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Sigmar Gabriel rejects Greece war reparations claim

Chancellor Angela Merkel's deputy has rejected a Greek call for Germany to pay hundreds of billions of euros in reparations stemming from World War II. Opposition parties in Berlin see things differently.

Speaking in Berlin on Tuesday, Economy Minister and Deputy Chancellor Sigmar Gabriel described Athens' most recent assertion that it is owed more than 278 billion euros ($306 billion) as "quite frankly, stupid."

He also warned against trying to mix the current negotiations between Athens and its international creditors on further financial assistance with reparation claims from World War II, saying the two issues had "nothing at all to do with one another."

Quantified claim

The Social Democrat politician's comments came after Greece's deputy finance minister, Dimitris Mardas, told a parliamentary committee that the county's

General Accounting Office had calculated that Berlin owed Athens 278.7 billion euros, including a 10.3-billion-euro repayment of a "forced loan"

that the Nazis forced the Bank of Greece to issue.

The deputy chancellor, however, did not comment on the specific figure provided by Mardas. Gabriel also noted that Germany would not be able to draw a line under the debate over its responsibility stemming from World War II anytime in the "foreseeable future," and that it would always have to ask itself whether it has done enough to make amends.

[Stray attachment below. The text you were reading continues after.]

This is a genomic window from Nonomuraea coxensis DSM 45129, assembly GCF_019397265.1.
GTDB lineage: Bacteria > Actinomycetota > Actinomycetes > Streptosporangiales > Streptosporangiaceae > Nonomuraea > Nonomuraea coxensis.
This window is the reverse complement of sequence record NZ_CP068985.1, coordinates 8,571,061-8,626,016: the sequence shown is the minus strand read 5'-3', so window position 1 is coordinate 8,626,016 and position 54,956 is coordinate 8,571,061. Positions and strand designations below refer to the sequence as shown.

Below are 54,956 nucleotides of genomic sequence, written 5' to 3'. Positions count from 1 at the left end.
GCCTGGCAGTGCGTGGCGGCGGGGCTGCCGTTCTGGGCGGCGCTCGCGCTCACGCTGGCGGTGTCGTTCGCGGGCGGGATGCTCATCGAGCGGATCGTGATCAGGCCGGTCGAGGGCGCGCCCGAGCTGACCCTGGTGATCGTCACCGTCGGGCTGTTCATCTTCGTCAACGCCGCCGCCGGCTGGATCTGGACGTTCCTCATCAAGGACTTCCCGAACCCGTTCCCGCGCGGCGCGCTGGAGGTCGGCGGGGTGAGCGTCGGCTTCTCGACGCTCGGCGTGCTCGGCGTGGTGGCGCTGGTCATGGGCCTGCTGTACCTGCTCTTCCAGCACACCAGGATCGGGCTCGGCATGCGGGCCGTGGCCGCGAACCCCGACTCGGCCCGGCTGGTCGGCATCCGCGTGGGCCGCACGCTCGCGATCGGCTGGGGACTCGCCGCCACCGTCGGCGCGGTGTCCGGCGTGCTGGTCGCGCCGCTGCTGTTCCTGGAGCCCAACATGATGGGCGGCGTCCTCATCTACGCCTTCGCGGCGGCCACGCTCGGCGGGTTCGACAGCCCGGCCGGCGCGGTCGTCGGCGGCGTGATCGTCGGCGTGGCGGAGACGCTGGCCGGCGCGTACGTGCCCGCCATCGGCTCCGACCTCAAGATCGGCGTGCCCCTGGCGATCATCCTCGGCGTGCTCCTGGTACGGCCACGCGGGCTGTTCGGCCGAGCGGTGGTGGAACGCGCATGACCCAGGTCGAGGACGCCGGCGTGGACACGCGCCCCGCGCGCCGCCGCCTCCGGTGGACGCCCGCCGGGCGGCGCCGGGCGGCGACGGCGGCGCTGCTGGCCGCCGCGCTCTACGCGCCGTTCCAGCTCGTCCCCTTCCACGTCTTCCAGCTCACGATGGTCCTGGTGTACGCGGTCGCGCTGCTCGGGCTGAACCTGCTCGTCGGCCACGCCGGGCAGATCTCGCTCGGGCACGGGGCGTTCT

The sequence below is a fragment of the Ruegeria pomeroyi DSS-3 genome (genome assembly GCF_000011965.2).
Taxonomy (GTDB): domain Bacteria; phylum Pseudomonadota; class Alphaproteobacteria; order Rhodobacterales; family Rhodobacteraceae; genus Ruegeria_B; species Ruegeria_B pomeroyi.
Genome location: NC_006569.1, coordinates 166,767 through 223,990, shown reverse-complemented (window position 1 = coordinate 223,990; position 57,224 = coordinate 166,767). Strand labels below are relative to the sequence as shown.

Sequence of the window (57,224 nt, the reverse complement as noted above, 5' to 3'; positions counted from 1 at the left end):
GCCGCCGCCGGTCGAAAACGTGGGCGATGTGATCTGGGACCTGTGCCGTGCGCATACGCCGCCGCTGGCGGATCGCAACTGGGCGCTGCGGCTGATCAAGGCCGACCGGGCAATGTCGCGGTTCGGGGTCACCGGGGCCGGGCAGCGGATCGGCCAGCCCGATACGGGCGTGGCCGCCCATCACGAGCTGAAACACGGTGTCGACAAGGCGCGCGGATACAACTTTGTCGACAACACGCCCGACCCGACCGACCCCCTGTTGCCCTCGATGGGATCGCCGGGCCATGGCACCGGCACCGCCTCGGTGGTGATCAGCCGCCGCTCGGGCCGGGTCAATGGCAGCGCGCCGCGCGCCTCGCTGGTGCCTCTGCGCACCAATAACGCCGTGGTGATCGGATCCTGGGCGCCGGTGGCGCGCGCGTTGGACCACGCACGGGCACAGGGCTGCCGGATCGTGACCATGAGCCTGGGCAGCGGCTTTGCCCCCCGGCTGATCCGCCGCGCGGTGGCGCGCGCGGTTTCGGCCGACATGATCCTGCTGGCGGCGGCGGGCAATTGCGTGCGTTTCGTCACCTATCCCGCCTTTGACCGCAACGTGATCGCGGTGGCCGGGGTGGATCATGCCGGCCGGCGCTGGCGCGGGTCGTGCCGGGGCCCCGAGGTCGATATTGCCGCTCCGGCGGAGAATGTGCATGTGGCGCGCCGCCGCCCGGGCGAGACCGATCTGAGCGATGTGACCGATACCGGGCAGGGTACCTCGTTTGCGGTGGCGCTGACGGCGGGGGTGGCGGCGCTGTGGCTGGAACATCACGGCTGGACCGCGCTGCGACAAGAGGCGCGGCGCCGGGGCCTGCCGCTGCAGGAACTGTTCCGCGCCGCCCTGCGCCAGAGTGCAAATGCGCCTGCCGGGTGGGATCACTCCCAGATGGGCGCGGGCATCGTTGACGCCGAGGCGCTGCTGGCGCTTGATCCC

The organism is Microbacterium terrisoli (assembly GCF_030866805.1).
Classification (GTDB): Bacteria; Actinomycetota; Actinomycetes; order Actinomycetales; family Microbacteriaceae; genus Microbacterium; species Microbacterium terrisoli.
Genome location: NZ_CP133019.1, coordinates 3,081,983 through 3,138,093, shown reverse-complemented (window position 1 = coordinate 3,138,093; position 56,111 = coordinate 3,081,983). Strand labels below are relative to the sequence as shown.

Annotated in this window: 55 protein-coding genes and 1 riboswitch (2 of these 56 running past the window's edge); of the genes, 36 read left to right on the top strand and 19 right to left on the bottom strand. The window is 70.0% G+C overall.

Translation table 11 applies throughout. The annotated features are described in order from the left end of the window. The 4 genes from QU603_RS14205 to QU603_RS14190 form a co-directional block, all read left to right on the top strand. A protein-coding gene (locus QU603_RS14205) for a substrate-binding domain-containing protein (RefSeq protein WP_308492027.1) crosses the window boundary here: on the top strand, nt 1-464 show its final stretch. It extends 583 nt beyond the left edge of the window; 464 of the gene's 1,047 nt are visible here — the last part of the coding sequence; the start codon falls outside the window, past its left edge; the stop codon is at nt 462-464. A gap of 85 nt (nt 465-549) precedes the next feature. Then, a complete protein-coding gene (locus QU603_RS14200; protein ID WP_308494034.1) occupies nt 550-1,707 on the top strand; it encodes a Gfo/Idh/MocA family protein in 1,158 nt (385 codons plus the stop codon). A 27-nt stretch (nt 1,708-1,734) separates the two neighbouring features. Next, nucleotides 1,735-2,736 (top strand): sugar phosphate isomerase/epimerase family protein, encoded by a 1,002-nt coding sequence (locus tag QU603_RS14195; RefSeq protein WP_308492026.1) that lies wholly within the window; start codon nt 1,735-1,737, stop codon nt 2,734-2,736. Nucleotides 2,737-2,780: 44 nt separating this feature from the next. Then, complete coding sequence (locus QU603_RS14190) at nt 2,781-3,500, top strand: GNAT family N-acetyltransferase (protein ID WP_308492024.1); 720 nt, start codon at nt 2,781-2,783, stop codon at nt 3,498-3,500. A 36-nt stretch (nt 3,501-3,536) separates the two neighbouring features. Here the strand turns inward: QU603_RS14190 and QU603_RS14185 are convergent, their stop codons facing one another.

The budgetary policy spokesman for Chancellor Merkel's Christian Democrats and their Bavaria-based sister party, the Christian Social Union, Eckhart Rehberg also warned against seeking to muddy the waters of Greece's negotiations with its creditors with reparations claims. Rehberg told the Reuters news agency that "for us, the issue of reparations is politically and legally closed."

Officials in Berlin have previously dismissed such claims, saying that the question of war reparations with Greece was settled in the treaty under which Germany was reunified in 1990.

Opposition call to pay back forced loan

Opposition politicians, though, weren't so quick to dismiss the claims. The Greens' spokesman on European affairs, Manuel Sarrazin, and the chairperson of the German-Greek group of parliamentarians, Annette Groth of the Left party, both called on the government to pay the 10.3 billion euros Mardas claimed Athens was owed for the forced loan.

Sarrazin also suggested that Germany and Greece should ask the International Court of Justice to examine any and all of Athens' other claims.

The reparations debate comes with Greece struggling to reach an agreement with its creditors, the European Commission, the European Central Bank, and the International Monetary Fund, which would keep financial aid coming.

Speculation that Athens may default on a of 450-million-euro repayment due on Thursday had been cause for concern, however

Greece has pledged to honor its commitment on time.

Tsipras heads to Moscow

Meanwhile,

Greek Prime Minister Alexis Tsipras is set to travel to Moscow on Wednesday,

where he is expected to ask Russian President Vladimir Putting to ease restrictions on the import of Greek food products.

pfd/msh (Reuters, dpa)

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